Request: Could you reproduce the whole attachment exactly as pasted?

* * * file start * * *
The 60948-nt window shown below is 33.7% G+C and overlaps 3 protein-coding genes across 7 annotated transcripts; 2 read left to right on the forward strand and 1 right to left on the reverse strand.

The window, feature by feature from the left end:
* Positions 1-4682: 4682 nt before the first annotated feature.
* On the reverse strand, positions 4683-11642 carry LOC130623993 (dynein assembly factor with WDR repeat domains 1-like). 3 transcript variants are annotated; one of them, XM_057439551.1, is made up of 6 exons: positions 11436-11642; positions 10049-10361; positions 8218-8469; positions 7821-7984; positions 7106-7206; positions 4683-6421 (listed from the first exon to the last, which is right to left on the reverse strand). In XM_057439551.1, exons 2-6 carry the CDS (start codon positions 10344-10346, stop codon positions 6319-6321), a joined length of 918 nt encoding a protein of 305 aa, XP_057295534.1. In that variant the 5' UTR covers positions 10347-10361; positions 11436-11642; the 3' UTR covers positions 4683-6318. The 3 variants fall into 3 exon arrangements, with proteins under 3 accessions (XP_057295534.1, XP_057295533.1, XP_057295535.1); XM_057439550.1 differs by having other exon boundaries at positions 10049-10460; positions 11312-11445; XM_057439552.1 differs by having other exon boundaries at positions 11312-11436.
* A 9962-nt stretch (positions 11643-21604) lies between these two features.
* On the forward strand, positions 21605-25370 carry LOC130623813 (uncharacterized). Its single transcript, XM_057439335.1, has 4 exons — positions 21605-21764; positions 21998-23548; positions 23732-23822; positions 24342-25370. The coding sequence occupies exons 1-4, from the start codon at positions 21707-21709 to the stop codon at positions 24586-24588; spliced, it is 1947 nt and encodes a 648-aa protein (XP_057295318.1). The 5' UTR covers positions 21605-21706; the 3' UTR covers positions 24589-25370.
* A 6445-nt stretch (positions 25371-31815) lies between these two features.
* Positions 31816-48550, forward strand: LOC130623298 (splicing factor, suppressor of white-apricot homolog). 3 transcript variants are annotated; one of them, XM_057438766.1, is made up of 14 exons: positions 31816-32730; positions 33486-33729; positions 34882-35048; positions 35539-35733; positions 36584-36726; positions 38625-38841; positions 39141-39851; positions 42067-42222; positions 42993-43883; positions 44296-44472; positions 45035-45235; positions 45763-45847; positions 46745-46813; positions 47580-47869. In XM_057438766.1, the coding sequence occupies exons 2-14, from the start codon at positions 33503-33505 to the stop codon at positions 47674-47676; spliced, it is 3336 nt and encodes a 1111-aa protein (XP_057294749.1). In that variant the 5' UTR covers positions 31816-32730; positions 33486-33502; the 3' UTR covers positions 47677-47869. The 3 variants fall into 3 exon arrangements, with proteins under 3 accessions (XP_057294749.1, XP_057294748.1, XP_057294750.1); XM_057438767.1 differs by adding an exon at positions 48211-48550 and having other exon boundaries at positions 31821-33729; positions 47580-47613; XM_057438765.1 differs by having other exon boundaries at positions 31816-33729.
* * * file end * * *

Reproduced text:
The 60948-nt window shown below is 33.7% G+C and overlaps 3 protein-coding genes across 7 annotated transcripts; 2 read left to right on the forward strand and 1 right to left on the reverse strand.

The window, feature by feature from the left end:
* Positions 1-4682: 4682 nt before the first annotated feature.
* On the reverse strand, positions 4683-11642 carry LOC130623993 (dynein assembly factor with WDR repeat domains 1-like). 3 transcript variants are annotated; one of them, XM_057439551.1, is made up of 6 exons: positions 11436-11642; positions 10049-10361; positions 8218-8469; positions 7821-7984; positions 7106-7206; positions 4683-6421 (listed from the first exon to the last, which is right to left on the reverse strand). In XM_057439551.1, exons 2-6 carry the CDS (start codon positions 10344-10346, stop codon positions 6319-6321), a joined length of 918 nt encoding a protein of 305 aa, XP_057295534.1. In that variant the 5' UTR covers positions 10347-10361; positions 11436-11642; the 3' UTR covers positions 4683-6318. The 3 variants fall into 3 exon arrangements, with proteins under 3 accessions (XP_057295534.1, XP_057295533.1, XP_057295535.1); XM_057439550.1 differs by having other exon boundaries at positions 10049-10460; positions 11312-11445; XM_057439552.1 differs by having other exon boundaries at positions 11312-11436.
* A 9962-nt stretch (positions 11643-21604) lies between these two features.
* On the forward strand, positions 21605-25370 carry LOC130623813 (uncharacterized). Its single transcript, XM_057439335.1, has 4 exons — positions 21605-21764; positions 21998-23548; positions 23732-23822; positions 24342-25370. The coding sequence occupies exons 1-4, from the start codon at positions 21707-21709 to the stop codon at positions 24586-24588; spliced, it is 1947 nt and encodes a 648-aa protein (XP_057295318.1). The 5' UTR covers positions 21605-21706; the 3' UTR covers positions 24589-25370.
* A 6445-nt stretch (positions 25371-31815) lies between these two features.
* Positions 31816-48550, forward strand: LOC130623298 (splicing factor, suppressor of white-apricot homolog). 3 transcript variants are annotated; one of them, XM_057438766.1, is made up of 14 exons: positions 31816-32730; positions 33486-33729; positions 34882-35048; positions 35539-35733; positions 36584-36726; positions 38625-38841; positions 39141-39851; positions 42067-42222; positions 42993-43883; positions 44296-44472; positions 45035-45235; positions 45763-45847; positions 46745-46813; positions 47580-47869. In XM_057438766.1, the coding sequence occupies exons 2-14, from the start codon at positions 33503-33505 to the stop codon at positions 47674-47676; spliced, it is 3336 nt and encodes a 1111-aa protein (XP_057294749.1). In that variant the 5' UTR covers positions 31816-32730; positions 33486-33502; the 3' UTR covers positions 47677-47869. The 3 variants fall into 3 exon arrangements, with proteins under 3 accessions (XP_057294749.1, XP_057294748.1, XP_057294750.1); XM_057438767.1 differs by adding an exon at positions 48211-48550 and having other exon boundaries at positions 31821-33729; positions 47580-47613; XM_057438765.1 differs by having other exon boundaries at positions 31816-33729.